Twelve months ago, if you would have told me that digital learning was a cost-effective educational model, I wouldn't have believed it.
After having entered the world of online education I've come to see and appreciate the advantages that distance learning offers, including financial savings.
The debate over whether to include elearning in the Jewish classroom seems to have passed. It's not a subject of discussion anymore -- in all but the most Ultra-Orthodox schools, computer online learning has found its niche.
Digital learning opportunities allow students to explore information highways that they may not have been able to access otherwise. Students who are at different levels can work on the same material, each at his or her own level. Families can take vacations during the school year as the children keep current with the material via Internet access.
Interestingly enough, the technology also allows Jewish day schools to help control their costs while not only maintaining their status quo but actually improving the education.
Technology allows schools to enhance their programs while keeping their eye on the bottom financial line. The savings in teaching staff, support staff, administrative staff and hard copy books and other materials may be modest but they add up, preventing tuition in many elearning schools from rising.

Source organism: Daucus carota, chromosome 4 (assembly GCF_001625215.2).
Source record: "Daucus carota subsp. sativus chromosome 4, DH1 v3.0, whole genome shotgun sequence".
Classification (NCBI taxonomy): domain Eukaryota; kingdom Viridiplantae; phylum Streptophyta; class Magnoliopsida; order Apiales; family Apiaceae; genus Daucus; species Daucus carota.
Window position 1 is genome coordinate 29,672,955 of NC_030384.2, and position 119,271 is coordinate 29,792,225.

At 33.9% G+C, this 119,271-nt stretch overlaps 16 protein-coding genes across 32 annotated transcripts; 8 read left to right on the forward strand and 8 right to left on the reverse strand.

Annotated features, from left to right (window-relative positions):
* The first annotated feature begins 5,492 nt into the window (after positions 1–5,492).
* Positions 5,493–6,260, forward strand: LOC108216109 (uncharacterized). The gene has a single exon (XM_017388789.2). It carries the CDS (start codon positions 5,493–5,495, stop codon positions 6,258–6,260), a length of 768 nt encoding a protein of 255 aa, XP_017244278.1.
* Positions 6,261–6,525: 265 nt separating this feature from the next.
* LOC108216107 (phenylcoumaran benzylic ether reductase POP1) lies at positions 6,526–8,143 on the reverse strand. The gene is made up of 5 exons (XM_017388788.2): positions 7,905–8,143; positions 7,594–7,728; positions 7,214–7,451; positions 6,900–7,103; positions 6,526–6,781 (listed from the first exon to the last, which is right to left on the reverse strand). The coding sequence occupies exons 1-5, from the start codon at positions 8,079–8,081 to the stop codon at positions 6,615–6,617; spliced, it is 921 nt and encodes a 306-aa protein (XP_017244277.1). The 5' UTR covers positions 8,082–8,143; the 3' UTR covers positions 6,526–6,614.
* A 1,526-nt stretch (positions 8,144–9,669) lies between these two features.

In addition, many educators note that the schools' technology doesn't only prepare the students for the future, it meets them "where they're at," since even elementary school children today are extremely technologically adept and expect that their classroom experience will engage them in a challenging and interactive manner that meets their needs and expectations.
In his report Steering your Jewish Day School Toward FinancialSustainability in an Unstable Economy Sacha Litman of Measuring Success, in partnership with PEJE, gives another reason that Jewish day schools should increase the elearning component of the curriculum. "Have a clear understanding about how your school's value is perceived by current and prospective parents" Litman writes. Today's parents expect that their child's education will consist of all possible tools that will ensure the child's ultimate scholastic success. If a parent feels that the school is "behind the times" or isn't keeping up with the educational advances of the 21st century, that parent might very well not enroll the child or remove the child from the school, taking that tuition with him.
In today's world of Jewish day school education, making a school cost-effective involves thinking "outside of the box." Digital learning is one such alternative.